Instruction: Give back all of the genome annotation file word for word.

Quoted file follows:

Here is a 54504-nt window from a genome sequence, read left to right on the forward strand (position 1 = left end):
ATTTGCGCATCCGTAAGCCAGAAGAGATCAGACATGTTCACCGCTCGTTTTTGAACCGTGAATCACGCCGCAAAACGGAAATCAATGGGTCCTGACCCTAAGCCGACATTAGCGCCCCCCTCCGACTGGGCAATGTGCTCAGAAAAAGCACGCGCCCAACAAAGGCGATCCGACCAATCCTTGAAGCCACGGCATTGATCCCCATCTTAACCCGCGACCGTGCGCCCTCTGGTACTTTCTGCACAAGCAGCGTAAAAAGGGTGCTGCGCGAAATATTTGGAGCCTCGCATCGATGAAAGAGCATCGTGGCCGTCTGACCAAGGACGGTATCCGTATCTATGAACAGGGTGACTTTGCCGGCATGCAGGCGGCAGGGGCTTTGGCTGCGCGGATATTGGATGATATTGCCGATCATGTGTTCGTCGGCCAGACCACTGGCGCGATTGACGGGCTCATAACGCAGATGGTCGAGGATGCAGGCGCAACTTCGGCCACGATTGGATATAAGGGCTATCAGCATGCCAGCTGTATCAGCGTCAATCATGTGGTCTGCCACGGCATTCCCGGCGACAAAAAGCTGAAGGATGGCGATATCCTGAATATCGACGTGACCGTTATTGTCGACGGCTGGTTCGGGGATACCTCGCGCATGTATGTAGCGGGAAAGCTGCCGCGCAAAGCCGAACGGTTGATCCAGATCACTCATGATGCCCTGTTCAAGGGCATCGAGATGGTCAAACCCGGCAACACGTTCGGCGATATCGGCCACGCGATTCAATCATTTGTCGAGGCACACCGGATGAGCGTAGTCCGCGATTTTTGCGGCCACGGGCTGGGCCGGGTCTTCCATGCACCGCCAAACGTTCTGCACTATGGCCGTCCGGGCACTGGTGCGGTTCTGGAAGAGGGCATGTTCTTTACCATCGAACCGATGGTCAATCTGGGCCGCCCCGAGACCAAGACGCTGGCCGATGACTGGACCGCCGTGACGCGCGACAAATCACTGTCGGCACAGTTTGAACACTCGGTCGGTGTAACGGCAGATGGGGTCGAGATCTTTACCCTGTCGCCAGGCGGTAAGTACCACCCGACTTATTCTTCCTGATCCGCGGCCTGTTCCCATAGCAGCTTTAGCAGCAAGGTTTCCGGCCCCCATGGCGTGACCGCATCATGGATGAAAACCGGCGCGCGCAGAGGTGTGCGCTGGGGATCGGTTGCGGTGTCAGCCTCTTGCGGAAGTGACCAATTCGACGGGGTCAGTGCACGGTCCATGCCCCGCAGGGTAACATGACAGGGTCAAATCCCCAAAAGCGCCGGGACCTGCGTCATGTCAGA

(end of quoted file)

Here is a 54504-nt window from a genome sequence, read left to right on the forward strand (position 1 = left end):
ATTTGCGCATCCGTAAGCCAGAAGAGATCAGACATGTTCACCGCTCGTTTTTGAACCGTGAATCACGCCGCAAAACGGAAATCAATGGGTCCTGACCCTAAGCCGACATTAGCGCCCCCCTCCGACTGGGCAATGTGCTCAGAAAAAGCACGCGCCCAACAAAGGCGATCCGACCAATCCTTGAAGCCACGGCATTGATCCCCATCTTAACCCGCGACCGTGCGCCCTCTGGTACTTTCTGCACAAGCAGCGTAAAAAGGGTGCTGCGCGAAATATTTGGAGCCTCGCATCGATGAAAGAGCATCGTGGCCGTCTGACCAAGGACGGTATCCGTATCTATGAACAGGGTGACTTTGCCGGCATGCAGGCGGCAGGGGCTTTGGCTGCGCGGATATTGGATGATATTGCCGATCATGTGTTCGTCGGCCAGACCACTGGCGCGATTGACGGGCTCATAACGCAGATGGTCGAGGATGCAGGCGCAACTTCGGCCACGATTGGATATAAGGGCTATCAGCATGCCAGCTGTATCAGCGTCAATCATGTGGTCTGCCACGGCATTCCCGGCGACAAAAAGCTGAAGGATGGCGATATCCTGAATATCGACGTGACCGTTATTGTCGACGGCTGGTTCGGGGATACCTCGCGCATGTATGTAGCGGGAAAGCTGCCGCGCAAAGCCGAACGGTTGATCCAGATCACTCATGATGCCCTGTTCAAGGGCATCGAGATGGTCAAACCCGGCAACACGTTCGGCGATATCGGCCACGCGATTCAATCATTTGTCGAGGCACACCGGATGAGCGTAGTCCGCGATTTTTGCGGCCACGGGCTGGGCCGGGTCTTCCATGCACCGCCAAACGTTCTGCACTATGGCCGTCCGGGCACTGGTGCGGTTCTGGAAGAGGGCATGTTCTTTACCATCGAACCGATGGTCAATCTGGGCCGCCCCGAGACCAAGACGCTGGCCGATGACTGGACCGCCGTGACGCGCGACAAATCACTGTCGGCACAGTTTGAACACTCGGTCGGTGTAACGGCAGATGGGGTCGAGATCTTTACCCTGTCGCCAGGCGGTAAGTACCACCCGACTTATTCTTCCTGATCCGCGGCCTGTTCCCATAGCAGCTTTAGCAGCAAGGTTTCCGGCCCCCATGGCGTGACCGCATCATGGATGAAAACCGGCGCGCGCAGAGGTGTGCGCTGGGGATCGGTTGCGGTGTCAGCCTCTTGCGGAAGTGACCAATTCGACGGGGTCAGTGCACGGTCCATGCCCCGCAGGGTAACATGACAGGGTCAAATCCCCAAAAGCGCCGGGACCTGCGTCATGTCAGA